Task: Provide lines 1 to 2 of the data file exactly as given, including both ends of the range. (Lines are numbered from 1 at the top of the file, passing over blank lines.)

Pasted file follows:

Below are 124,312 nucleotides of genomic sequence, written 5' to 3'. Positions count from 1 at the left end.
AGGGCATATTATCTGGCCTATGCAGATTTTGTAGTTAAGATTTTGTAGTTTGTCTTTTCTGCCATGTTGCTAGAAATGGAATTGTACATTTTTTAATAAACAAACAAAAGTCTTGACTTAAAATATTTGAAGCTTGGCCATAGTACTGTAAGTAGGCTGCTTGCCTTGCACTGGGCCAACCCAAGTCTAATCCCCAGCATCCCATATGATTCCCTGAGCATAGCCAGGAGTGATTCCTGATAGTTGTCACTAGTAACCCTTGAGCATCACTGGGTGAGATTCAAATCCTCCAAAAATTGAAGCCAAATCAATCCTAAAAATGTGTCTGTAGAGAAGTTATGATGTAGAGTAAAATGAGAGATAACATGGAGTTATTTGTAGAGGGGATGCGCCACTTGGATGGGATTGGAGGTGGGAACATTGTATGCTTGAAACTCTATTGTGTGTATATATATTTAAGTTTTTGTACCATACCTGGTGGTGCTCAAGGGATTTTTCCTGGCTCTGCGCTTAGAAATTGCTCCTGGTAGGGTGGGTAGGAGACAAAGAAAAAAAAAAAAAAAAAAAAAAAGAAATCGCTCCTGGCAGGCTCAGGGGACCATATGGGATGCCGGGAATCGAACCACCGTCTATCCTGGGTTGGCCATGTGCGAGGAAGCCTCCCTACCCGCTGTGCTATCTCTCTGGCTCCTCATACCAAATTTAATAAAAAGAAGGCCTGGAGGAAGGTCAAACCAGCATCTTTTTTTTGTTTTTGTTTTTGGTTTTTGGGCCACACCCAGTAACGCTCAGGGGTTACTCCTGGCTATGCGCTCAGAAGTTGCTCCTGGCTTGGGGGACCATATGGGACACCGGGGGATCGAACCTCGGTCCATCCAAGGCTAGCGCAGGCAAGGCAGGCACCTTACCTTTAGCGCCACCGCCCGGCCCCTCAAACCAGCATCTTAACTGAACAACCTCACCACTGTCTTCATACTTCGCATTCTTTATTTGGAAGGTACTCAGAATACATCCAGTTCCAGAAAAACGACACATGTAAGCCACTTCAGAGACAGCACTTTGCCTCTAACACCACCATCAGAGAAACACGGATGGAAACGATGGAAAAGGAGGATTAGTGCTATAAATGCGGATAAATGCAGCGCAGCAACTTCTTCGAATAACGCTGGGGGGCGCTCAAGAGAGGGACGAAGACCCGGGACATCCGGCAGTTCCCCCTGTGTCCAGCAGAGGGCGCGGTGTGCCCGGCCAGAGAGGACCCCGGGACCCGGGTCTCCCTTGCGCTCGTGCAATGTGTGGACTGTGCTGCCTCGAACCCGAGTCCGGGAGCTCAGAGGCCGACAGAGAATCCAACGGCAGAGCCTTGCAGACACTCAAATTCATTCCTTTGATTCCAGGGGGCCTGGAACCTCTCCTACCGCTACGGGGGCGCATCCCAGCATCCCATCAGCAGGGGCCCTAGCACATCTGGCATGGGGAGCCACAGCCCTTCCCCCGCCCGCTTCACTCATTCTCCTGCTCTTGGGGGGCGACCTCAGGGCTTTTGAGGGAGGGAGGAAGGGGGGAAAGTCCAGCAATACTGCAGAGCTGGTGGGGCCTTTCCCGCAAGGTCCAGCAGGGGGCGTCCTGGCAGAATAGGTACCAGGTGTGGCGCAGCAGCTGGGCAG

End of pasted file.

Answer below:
Below are 124,312 nucleotides of genomic sequence, written 5' to 3'. Positions count from 1 at the left end.
AGGGCATATTATCTGGCCTATGCAGATTTTGTAGTTAAGATTTTGTAGTTTGTCTTTTCTGCCATGTTGCTAGAAATGGAATTGTACATTTTTTAATAAACAAACAAAAGTCTTGACTTAAAATATTTGAAGCTTGGCCATAGTACTGTAAGTAGGCTGCTTGCCTTGCACTGGGCCAACCCAAGTCTAATCCCCAGCATCCCATATGATTCCCTGAGCATAGCCAGGAGTGATTCCTGATAGTTGTCACTAGTAACCCTTGAGCATCACTGGGTGAGATTCAAATCCTCCAAAAATTGAAGCCAAATCAATCCTAAAAATGTGTCTGTAGAGAAGTTATGATGTAGAGTAAAATGAGAGATAACATGGAGTTATTTGTAGAGGGGATGCGCCACTTGGATGGGATTGGAGGTGGGAACATTGTATGCTTGAAACTCTATTGTGTGTATATATATTTAAGTTTTTGTACCATACCTGGTGGTGCTCAAGGGATTTTTCCTGGCTCTGCGCTTAGAAATTGCTCCTGGTAGGGTGGGTAGGAGACAAAGAAAAAAAAAAAAAAAAAAAAAAAGAAATCGCTCCTGGCAGGCTCAGGGGACCATATGGGATGCCGGGAATCGAACCACCGTCTATCCTGGGTTGGCCATGTGCGAGGAAGCCTCCCTACCCGCTGTGCTATCTCTCTGGCTCCTCATACCAAATTTAATAAAAAGAAGGCCTGGAGGAAGGTCAAACCAGCATCTTTTTTTTGTTTTTGTTTTTGGTTTTTGGGCCACACCCAGTAACGCTCAGGGGTTACTCCTGGCTATGCGCTCAGAAGTTGCTCCTGGCTTGGGGGACCATATGGGACACCGGGGGATCGAACCTCGGTCCATCCAAGGCTAGCGCAGGCAAGGCAGGCACCTTACCTTTAGCGCCACCGCCCGGCCCCTCAAACCAGCATCTTAACTGAACAACCTCACCACTGTCTTCATACTTCGCATTCTTTATTTGGAAGGTACTCAGAATACATCCAGTTCCAGAAAAACGACACATGTAAGCCACTTCAGAGACAGCACTTTGCCTCTAACACCACCATCAGAGAAACACGGATGGAAACGATGGAAAAGGAGGATTAGTGCTATAAATGCGGATAAATGCAGCGCAGCAACTTCTTCGAATAACGCTGGGGGGCGCTCAAGAGAGGGACGAAGACCCGGGACATCCGGCAGTTCCCCCTGTGTCCAGCAGAGGGCGCGGTGTGCCCGGCCAGAGAGGACCCCGGGACCCGGGTCTCCCTTGCGCTCGTGCAATGTGTGGACTGTGCTGCCTCGAACCCGAGTCCGGGAGCTCAGAGGCCGACAGAGAATCCAACGGCAGAGCCTTGCAGACACTCAAATTCATTCCTTTGATTCCAGGGGGCCTGGAACCTCTCCTACCGCTACGGGGGCGCATCCCAGCATCCCATCAGCAGGGGCCCTAGCACATCTGGCATGGGGAGCCACAGCCCTTCCCCCGCCCGCTTCACTCATTCTCCTGCTCTTGGGGGGCGACCTCAGGGCTTTTGAGGGAGGGAGGAAGGGGGGAAAGTCCAGCAATACTGCAGAGCTGGTGGGGCCTTTCCCGCAAGGTCCAGCAGGGGGCGTCCTGGCAGAATAGGTACCAGGTGTGGCGCAGCAGCTGGGCAG